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Old August 5, 2014, 10:43 AM   #12
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Point taken.
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Old August 5, 2014, 10:52 AM   #13
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I'm curious whether this data backs up my previous assertion that the law would push CO buyers and sellers away from local sources such as gun shows and FB ads, and towards online resources such as GB. If one has to arrange a FFL transfer regardless, IMHO this negates one of the primary advantages of a local FTF sale- convenience.

For the same reason, I surmise that CO sellers may be more likely to put a gun on consignment at a dealer, rather than seeking out a FTF buyer.

OTOH I also strongly suspect that many private transfers have bypassed the new state system due to simple ignorance about the law and its application, rather than intentional and malicious circumvention. Most folks don't pay nearly as much attention to legal developments as the average L&CR reader.
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Last edited by carguychris; August 5, 2014 at 10:56 AM. Reason: stuff added
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Old August 5, 2014, 11:59 AM   #14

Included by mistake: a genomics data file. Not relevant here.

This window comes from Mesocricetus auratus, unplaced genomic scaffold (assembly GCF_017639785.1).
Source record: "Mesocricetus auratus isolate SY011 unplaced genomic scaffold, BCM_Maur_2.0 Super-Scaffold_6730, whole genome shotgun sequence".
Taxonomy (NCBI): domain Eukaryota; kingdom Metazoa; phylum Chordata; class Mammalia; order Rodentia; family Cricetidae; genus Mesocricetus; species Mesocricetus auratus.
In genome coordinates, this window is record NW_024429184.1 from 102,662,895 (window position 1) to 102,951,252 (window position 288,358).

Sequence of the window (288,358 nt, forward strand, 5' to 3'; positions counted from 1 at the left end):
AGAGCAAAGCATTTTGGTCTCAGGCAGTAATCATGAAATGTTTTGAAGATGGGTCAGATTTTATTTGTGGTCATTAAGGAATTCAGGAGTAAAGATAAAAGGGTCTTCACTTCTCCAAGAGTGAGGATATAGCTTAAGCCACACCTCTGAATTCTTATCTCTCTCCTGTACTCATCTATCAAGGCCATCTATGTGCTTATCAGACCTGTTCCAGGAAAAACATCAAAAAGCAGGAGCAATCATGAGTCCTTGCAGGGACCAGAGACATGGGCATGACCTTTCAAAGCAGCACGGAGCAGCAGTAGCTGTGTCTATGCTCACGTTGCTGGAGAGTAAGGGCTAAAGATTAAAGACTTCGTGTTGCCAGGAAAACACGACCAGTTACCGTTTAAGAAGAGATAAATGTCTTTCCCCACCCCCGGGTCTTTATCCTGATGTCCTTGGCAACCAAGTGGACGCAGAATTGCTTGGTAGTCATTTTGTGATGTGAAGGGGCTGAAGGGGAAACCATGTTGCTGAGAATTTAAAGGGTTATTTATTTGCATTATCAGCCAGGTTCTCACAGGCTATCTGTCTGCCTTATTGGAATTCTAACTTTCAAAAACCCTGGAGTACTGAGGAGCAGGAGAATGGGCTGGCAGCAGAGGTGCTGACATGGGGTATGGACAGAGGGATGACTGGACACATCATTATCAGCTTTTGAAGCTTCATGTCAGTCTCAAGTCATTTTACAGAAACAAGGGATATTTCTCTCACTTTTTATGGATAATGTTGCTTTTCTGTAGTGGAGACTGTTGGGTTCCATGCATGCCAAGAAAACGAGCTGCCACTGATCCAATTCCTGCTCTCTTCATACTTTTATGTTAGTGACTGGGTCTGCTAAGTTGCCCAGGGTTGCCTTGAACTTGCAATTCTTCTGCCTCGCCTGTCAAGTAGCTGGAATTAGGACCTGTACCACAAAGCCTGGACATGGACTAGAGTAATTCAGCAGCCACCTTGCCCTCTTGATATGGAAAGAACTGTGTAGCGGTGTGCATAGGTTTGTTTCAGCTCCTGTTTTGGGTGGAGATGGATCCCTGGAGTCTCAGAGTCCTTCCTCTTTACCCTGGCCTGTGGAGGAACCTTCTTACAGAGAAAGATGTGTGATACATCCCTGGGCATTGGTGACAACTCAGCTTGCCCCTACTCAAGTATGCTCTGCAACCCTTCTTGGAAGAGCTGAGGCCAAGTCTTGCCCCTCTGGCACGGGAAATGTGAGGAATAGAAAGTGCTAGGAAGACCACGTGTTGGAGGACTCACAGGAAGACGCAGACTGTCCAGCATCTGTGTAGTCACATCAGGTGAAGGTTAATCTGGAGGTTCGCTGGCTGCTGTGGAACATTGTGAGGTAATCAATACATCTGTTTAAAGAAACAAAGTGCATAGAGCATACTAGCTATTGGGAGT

Tom Servo
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OTOH I also strongly suspect that many private transfers have bypassed the new state system due to simple ignorance about the law and its application, rather than intentional and malicious circumvention. Most folks don't pay nearly as much attention to legal developments as the average L&CR reader.
That's exactly what laws like this are for.

There is no expectation that this law will prevent mass shootings.

There is no expectation that this law will curb black-market firearms.

There is every expectation that this law will trip up otherwise law-abiding people.

We've often heard the mantra "ignorance of the law is no excuse." In the case of laws like this, ignorance is what some folks are counting on.

Apprehending a psychopath or a drug kingpin is hard. There's all that overtime for investigators, all those darn pesky warrants, and finally the risk of confronting an armed and violent person.

On the other hand, nabbing a normal person on a malum prohibitum offense is easy. That guy doesn't want to be a felon. He'll do everything he can to stay out of prison and keep his name from getting smeared.

That means a plea deal, which helps the prosecutor's success rate. That means probation, which puts money in the county's pockets. That means another person with a lifetime bar on firearms ownership, which is exactly what supporters of laws like this want.